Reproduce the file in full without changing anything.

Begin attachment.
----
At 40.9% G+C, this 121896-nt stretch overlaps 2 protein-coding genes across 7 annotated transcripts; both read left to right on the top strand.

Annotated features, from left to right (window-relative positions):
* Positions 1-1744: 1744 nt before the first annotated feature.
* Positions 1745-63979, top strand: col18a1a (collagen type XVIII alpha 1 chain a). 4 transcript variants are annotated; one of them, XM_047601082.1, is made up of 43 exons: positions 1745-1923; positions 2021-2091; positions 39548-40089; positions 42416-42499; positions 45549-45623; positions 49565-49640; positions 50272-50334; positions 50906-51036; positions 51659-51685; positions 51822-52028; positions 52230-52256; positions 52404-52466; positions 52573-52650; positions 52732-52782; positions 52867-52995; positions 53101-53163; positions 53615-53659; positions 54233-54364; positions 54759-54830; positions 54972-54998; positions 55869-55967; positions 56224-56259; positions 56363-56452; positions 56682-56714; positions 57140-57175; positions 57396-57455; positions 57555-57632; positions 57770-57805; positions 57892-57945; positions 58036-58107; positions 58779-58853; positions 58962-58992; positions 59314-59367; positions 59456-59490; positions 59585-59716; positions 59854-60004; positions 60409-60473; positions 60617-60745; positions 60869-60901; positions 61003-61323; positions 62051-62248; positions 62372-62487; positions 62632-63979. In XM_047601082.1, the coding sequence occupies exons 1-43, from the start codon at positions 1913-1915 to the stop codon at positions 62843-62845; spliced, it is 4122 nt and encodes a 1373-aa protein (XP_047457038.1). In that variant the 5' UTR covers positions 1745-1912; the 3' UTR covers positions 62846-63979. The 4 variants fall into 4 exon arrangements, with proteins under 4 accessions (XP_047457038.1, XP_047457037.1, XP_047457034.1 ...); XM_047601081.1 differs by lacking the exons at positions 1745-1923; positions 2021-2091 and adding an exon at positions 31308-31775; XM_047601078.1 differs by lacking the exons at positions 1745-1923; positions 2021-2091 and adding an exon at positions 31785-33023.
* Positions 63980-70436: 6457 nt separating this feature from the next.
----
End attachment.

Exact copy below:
At 40.9% G+C, this 121896-nt stretch overlaps 2 protein-coding genes across 7 annotated transcripts; both read left to right on the top strand.

Annotated features, from left to right (window-relative positions):
* Positions 1-1744: 1744 nt before the first annotated feature.
* Positions 1745-63979, top strand: col18a1a (collagen type XVIII alpha 1 chain a). 4 transcript variants are annotated; one of them, XM_047601082.1, is made up of 43 exons: positions 1745-1923; positions 2021-2091; positions 39548-40089; positions 42416-42499; positions 45549-45623; positions 49565-49640; positions 50272-50334; positions 50906-51036; positions 51659-51685; positions 51822-52028; positions 52230-52256; positions 52404-52466; positions 52573-52650; positions 52732-52782; positions 52867-52995; positions 53101-53163; positions 53615-53659; positions 54233-54364; positions 54759-54830; positions 54972-54998; positions 55869-55967; positions 56224-56259; positions 56363-56452; positions 56682-56714; positions 57140-57175; positions 57396-57455; positions 57555-57632; positions 57770-57805; positions 57892-57945; positions 58036-58107; positions 58779-58853; positions 58962-58992; positions 59314-59367; positions 59456-59490; positions 59585-59716; positions 59854-60004; positions 60409-60473; positions 60617-60745; positions 60869-60901; positions 61003-61323; positions 62051-62248; positions 62372-62487; positions 62632-63979. In XM_047601082.1, the coding sequence occupies exons 1-43, from the start codon at positions 1913-1915 to the stop codon at positions 62843-62845; spliced, it is 4122 nt and encodes a 1373-aa protein (XP_047457038.1). In that variant the 5' UTR covers positions 1745-1912; the 3' UTR covers positions 62846-63979. The 4 variants fall into 4 exon arrangements, with proteins under 4 accessions (XP_047457038.1, XP_047457037.1, XP_047457034.1 ...); XM_047601081.1 differs by lacking the exons at positions 1745-1923; positions 2021-2091 and adding an exon at positions 31308-31775; XM_047601078.1 differs by lacking the exons at positions 1745-1923; positions 2021-2091 and adding an exon at positions 31785-33023.
* Positions 63980-70436: 6457 nt separating this feature from the next.